It may surprise you to learn that the US coastline experiences an average of five hurricanes every three years.
The truth is that hurricanes do bring strong winds, with some gusting to 100 miles per hour. In addition to hurricanes, there are water surges that can reach a height of twenty feet.
Preparing for their onslaught, particularly in the months of June through November, is a wise and practical move because such cyclones are extremely dangerous.
The following suggestions and advice can help you be as ready as possible for whatever hurricane-related worst-case scenario may arise.
Be cautious and aware.
Recognize that every hurricane is unique, and prepare for the worst-case scenario whenever possible. This encourages proactive planning and preparation.
Make a list and double-check it.
Try to compile a list of everything you can find in your front or backyard that you think you’ll need to bring inside the house in the event of a hurricane. The tools for the yard or outdoor furniture are items that could be on this list.
Try to keep trees and shrubbery as well-trimmed as you can. By doing this, any unneeded entanglements caused by tree branches or other similar objects are avoided.
Try your best to make sure that all of the gutters and drains in your neighborhood are cleaned out properly. This is to prevent further flooding, especially during the extended periods of intense rain that frequently accompany powerful hurricanes.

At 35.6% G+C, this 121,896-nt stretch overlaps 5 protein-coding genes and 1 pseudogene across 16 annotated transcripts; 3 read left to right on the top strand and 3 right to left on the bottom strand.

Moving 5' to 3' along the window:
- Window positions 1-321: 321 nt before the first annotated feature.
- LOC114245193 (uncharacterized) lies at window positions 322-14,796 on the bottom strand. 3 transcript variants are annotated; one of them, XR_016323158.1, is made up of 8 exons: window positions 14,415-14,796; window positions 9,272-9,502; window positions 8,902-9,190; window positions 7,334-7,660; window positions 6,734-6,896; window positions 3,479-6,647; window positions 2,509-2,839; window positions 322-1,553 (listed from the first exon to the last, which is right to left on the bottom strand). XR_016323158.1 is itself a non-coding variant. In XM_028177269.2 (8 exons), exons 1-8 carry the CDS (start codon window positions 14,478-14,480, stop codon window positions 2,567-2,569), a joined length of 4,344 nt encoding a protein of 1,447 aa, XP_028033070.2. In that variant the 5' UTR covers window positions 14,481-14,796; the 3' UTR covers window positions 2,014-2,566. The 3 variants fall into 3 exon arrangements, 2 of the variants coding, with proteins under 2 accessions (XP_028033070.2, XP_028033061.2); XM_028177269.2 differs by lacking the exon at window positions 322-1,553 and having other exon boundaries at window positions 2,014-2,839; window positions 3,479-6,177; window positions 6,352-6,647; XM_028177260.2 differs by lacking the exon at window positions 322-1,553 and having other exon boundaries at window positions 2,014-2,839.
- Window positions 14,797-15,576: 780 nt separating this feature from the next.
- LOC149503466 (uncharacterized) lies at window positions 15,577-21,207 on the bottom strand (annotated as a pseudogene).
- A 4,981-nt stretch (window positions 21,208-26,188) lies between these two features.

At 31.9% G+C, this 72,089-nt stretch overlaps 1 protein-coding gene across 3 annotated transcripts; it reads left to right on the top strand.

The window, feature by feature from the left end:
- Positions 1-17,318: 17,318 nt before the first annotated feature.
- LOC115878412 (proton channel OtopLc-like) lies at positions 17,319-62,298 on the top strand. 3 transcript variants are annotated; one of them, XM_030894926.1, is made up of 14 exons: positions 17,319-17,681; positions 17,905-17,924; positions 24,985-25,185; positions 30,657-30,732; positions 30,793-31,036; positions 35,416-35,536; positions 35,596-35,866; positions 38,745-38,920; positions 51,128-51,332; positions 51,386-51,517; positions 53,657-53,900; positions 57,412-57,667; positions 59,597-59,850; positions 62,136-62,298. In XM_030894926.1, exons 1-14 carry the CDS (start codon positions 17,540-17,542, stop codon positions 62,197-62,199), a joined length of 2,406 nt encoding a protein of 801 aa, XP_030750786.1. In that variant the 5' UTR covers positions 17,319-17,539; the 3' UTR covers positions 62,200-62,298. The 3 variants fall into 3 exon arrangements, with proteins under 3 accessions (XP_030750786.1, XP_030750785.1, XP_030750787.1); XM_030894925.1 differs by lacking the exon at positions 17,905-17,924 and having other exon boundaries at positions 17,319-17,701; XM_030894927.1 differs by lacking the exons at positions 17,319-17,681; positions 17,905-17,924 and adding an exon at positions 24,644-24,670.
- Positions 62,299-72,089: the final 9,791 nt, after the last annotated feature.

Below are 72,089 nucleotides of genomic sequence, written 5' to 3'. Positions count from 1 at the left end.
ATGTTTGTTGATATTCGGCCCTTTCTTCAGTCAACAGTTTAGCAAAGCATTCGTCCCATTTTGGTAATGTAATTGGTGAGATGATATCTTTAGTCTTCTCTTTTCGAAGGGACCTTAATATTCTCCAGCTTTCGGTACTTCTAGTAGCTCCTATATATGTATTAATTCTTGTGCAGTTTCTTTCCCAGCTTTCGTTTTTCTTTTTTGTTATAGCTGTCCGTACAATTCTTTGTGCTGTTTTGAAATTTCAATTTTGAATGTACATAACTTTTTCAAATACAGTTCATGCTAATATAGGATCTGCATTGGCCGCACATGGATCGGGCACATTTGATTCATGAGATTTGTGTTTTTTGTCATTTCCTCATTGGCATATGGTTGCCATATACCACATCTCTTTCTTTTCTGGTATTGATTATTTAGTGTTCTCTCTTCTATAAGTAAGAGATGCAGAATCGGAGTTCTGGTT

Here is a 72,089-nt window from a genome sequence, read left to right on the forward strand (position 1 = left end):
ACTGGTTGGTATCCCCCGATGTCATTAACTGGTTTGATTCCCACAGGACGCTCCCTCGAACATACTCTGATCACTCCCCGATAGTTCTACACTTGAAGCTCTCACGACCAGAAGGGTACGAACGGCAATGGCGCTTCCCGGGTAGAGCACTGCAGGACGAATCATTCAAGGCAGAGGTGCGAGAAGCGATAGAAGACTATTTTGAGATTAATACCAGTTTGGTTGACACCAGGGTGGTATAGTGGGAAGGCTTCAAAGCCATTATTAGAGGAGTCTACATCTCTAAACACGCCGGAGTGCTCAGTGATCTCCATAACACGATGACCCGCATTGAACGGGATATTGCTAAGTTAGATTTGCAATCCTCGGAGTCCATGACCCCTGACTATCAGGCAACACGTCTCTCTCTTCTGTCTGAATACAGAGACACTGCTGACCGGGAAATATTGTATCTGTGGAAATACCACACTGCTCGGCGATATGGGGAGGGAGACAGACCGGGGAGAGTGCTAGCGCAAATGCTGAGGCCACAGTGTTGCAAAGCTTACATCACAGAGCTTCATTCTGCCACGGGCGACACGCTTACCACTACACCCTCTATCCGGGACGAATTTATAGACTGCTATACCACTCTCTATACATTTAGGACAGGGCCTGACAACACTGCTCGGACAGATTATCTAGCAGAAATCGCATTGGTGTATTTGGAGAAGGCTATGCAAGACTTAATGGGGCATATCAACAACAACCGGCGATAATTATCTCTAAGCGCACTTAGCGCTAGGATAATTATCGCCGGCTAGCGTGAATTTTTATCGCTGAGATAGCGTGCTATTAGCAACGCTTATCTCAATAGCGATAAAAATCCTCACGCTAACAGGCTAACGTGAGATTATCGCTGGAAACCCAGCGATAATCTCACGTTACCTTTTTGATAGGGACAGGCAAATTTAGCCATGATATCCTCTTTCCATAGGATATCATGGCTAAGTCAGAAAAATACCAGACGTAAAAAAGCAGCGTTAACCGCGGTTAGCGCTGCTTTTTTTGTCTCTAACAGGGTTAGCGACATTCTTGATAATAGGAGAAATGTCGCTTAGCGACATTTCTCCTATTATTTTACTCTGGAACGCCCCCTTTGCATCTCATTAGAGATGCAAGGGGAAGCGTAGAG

Utilize hurricane-resistant shutters.
A much safer and better option than simply taping all the glass is to use shutters permanently for the doors and windows, as the latter does nothing to stop glass from breaking. Shutters or plywood could be used to shield the window from the outside.
Prepare for a rescue.
As much as you can, create an evacuation strategy. Try to get in touch with the Red Cross or your local chapter of emergency management.
They might be able to give you information on nearby shelters and the evacuation route.
Be prepared with sleeping bags and blankets in case you need to quickly run to a shelter.
Consider your pets as well.
Plan ahead for how you will take care of your pets. The onslaught of hurricane Katrina resulted in a large number of animals being abandoned.
Get the emergency supplies you need.
As much as you can, get your materials ready in advance. The following items should be on this list of supplies: can openers, flashlights, batteries, a radio, food and water, first aid kits.
A further suggestion is to set your refrigerator’s temperature to the highest setting. The reason for this is that when the power goes out, your refrigerator’s cool air will stay there for a longer period of time, keeping your food fresher for longer.
Improve your furniture and home
Elevating your home is a good idea as well, especially if flooding and hurricanes are frequent occurrences in your area.
In the end, the best option is always to be prepared for the worst. It might help you save valuable time and effort, as well as possibly saving your and your loved ones’ lives.